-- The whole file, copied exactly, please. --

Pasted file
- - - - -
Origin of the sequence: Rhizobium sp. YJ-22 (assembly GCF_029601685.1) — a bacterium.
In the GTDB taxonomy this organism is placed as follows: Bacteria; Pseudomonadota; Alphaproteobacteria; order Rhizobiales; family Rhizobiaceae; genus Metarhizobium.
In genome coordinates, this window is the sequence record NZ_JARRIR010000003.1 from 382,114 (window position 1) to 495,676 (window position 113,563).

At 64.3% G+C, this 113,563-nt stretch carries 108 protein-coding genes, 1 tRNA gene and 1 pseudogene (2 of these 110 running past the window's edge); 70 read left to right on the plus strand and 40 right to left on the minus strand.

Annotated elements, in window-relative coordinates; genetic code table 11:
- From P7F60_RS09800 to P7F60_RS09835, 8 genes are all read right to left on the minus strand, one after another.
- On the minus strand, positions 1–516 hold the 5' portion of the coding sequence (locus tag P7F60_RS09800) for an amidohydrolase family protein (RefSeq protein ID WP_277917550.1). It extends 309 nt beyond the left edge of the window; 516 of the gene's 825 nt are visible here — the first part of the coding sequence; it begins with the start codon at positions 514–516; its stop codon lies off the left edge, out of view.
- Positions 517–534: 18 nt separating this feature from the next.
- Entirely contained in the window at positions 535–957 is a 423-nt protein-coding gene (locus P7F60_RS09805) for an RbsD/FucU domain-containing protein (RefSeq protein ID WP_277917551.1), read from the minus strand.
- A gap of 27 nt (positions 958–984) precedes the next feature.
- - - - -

Origin of the sequence: Rhizobium sp. YJ-22 (assembly GCF_029601685.1) — a bacterium.
In the GTDB taxonomy this organism is placed as follows: Bacteria; Pseudomonadota; Alphaproteobacteria; order Rhizobiales; family Rhizobiaceae; genus Metarhizobium.
In genome coordinates, this window is the sequence record NZ_JARRIR010000003.1 from 382,114 (window position 1) to 495,676 (window position 113,563).

At 64.3% G+C, this 113,563-nt stretch carries 108 protein-coding genes, 1 tRNA gene and 1 pseudogene (2 of these 110 running past the window's edge); 70 read left to right on the plus strand and 40 right to left on the minus strand.

Annotated elements, in window-relative coordinates; genetic code table 11:
- From P7F60_RS09800 to P7F60_RS09835, 8 genes are all read right to left on the minus strand, one after another.
- On the minus strand, positions 1–516 hold the 5' portion of the coding sequence (locus tag P7F60_RS09800) for an amidohydrolase family protein (RefSeq protein ID WP_277917550.1). It extends 309 nt beyond the left edge of the window; 516 of the gene's 825 nt are visible here — the first part of the coding sequence; it begins with the start codon at positions 514–516; its stop codon lies off the left edge, out of view.
- Positions 517–534: 18 nt separating this feature from the next.
- Entirely contained in the window at positions 535–957 is a 423-nt protein-coding gene (locus P7F60_RS09805) for an RbsD/FucU domain-containing protein (RefSeq protein ID WP_277917551.1), read from the minus strand.
- A gap of 27 nt (positions 958–984) precedes the next feature.